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Al Qaeda's primary threat is nuclear, book says

April 28, 2007|Julian E. Barnes | Times Staff Writer

WASHINGTON — The main threat posed by Al Qaeda lies in its quest to obtain a nuclear bomb, former CIA Director George J. Tenet writes in his new book.

In "At the Center of the Storm," Tenet writes at some length about Al Qaeda's attempts to obtain or develop a nuclear weapon.

"I am convinced that this is where [Osama bin Laden] and his operatives desperately want to go," Tenet writes. "They understand that bombings by cars, trucks, trains and planes will get them some headlines, to be sure. But if they manage to set off a mushroom cloud, they will make history."

Tenet details several attempts by the CIA to prevent Al Qaeda from acquiring nuclear weapons.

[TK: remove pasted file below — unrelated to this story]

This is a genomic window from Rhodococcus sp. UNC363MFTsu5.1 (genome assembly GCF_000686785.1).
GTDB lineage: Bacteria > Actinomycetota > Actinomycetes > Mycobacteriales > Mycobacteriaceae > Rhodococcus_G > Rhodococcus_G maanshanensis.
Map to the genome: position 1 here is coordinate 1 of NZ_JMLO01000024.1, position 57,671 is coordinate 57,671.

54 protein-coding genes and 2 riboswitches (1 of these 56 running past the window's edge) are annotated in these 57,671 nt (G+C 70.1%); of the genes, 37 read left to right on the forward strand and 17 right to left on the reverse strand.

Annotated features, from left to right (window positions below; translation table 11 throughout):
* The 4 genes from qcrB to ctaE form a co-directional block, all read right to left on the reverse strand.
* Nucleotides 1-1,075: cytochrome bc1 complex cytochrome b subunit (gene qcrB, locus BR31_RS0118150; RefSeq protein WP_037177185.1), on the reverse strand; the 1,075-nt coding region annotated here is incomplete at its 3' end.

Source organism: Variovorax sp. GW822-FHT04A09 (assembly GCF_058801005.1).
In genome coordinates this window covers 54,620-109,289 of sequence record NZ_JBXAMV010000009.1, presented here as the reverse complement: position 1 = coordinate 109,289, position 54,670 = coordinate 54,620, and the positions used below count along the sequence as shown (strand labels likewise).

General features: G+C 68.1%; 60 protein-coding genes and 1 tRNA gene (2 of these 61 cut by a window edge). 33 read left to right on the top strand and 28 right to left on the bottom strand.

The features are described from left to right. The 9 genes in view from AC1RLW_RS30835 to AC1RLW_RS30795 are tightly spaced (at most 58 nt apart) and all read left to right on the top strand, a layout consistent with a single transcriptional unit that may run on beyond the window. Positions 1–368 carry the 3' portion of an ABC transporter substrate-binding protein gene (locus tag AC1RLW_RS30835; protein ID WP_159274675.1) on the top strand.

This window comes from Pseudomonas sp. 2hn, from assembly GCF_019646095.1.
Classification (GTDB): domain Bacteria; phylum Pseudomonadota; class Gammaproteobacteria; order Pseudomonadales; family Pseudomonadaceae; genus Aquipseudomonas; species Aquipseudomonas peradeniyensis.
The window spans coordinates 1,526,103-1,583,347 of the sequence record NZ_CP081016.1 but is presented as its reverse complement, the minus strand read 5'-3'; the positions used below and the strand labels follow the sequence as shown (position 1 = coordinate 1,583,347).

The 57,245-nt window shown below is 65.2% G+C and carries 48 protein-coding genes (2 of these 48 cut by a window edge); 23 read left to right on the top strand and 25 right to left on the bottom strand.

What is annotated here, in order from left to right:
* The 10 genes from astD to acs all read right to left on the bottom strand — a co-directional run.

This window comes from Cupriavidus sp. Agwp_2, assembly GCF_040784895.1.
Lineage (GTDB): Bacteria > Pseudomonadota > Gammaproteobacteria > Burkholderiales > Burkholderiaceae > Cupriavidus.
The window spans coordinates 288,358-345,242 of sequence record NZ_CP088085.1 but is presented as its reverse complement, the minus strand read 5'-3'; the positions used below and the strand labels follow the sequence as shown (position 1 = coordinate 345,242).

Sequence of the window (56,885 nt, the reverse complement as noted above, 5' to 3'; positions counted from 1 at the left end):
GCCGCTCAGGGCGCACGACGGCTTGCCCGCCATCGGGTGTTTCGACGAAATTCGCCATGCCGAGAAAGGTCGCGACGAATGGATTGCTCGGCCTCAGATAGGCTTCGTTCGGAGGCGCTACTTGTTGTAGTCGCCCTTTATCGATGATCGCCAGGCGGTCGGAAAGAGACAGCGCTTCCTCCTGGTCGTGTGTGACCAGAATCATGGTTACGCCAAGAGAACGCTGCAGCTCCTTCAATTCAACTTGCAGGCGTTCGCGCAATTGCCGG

Just weeks before the Sept. 11 attacks, a Pakistani organization, Ummah Tameer-e-Nau, or UTN, had met in Afghanistan with Bin Laden and his deputy, Ayman Zawahiri, to discuss how Al Qaeda "should go about building a nuclear device," the CIA was told.

Tenet also sketches out details of an attempt by Al Qaeda leaders in Saudi Arabia to buy what he described as three black-market Russian nuclear devices in 2002 and 2003.

And in early 2003, Al Qaeda canceled a planned cyanide attack on the New York City subway, Tenet writes. Zawahiri recalled the operatives in New York because "we have something better in mind."

Tenet writes that the CIA still does not know exactly what Zawahiri meant but adds that the cyanide attack "was not sufficiently inspiring" for Al Qaeda, suggesting the network wants to strike the U.S. with a nuclear bomb.

julian.barnes@latimes.com

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